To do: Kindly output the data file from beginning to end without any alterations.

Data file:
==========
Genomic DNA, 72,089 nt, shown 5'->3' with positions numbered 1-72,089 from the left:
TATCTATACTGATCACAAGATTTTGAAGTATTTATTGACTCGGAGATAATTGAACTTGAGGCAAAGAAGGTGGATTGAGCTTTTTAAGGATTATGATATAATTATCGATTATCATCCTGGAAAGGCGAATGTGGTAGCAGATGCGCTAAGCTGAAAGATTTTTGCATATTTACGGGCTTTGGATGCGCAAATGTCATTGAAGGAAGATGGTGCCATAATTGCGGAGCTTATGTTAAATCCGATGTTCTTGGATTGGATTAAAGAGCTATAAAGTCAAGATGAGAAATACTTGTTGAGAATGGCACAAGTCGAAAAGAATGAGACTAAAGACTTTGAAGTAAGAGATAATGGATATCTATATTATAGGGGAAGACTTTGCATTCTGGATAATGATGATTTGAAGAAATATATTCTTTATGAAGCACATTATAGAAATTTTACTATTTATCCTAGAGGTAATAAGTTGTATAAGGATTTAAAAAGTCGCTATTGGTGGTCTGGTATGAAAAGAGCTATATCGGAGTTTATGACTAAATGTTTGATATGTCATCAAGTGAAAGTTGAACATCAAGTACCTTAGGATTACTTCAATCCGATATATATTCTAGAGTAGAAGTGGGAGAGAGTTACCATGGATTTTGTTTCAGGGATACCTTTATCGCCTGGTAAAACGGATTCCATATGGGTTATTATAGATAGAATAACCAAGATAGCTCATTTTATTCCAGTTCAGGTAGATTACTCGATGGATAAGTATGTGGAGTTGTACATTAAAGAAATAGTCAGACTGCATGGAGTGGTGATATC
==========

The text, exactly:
Genomic DNA, 72,089 nt, shown 5'->3' with positions numbered 1-72,089 from the left:
TATCTATACTGATCACAAGATTTTGAAGTATTTATTGACTCGGAGATAATTGAACTTGAGGCAAAGAAGGTGGATTGAGCTTTTTAAGGATTATGATATAATTATCGATTATCATCCTGGAAAGGCGAATGTGGTAGCAGATGCGCTAAGCTGAAAGATTTTTGCATATTTACGGGCTTTGGATGCGCAAATGTCATTGAAGGAAGATGGTGCCATAATTGCGGAGCTTATGTTAAATCCGATGTTCTTGGATTGGATTAAAGAGCTATAAAGTCAAGATGAGAAATACTTGTTGAGAATGGCACAAGTCGAAAAGAATGAGACTAAAGACTTTGAAGTAAGAGATAATGGATATCTATATTATAGGGGAAGACTTTGCATTCTGGATAATGATGATTTGAAGAAATATATTCTTTATGAAGCACATTATAGAAATTTTACTATTTATCCTAGAGGTAATAAGTTGTATAAGGATTTAAAAAGTCGCTATTGGTGGTCTGGTATGAAAAGAGCTATATCGGAGTTTATGACTAAATGTTTGATATGTCATCAAGTGAAAGTTGAACATCAAGTACCTTAGGATTACTTCAATCCGATATATATTCTAGAGTAGAAGTGGGAGAGAGTTACCATGGATTTTGTTTCAGGGATACCTTTATCGCCTGGTAAAACGGATTCCATATGGGTTATTATAGATAGAATAACCAAGATAGCTCATTTTATTCCAGTTCAGGTAGATTACTCGATGGATAAGTATGTGGAGTTGTACATTAAAGAAATAGTCAGACTGCATGGAGTGGTGATATC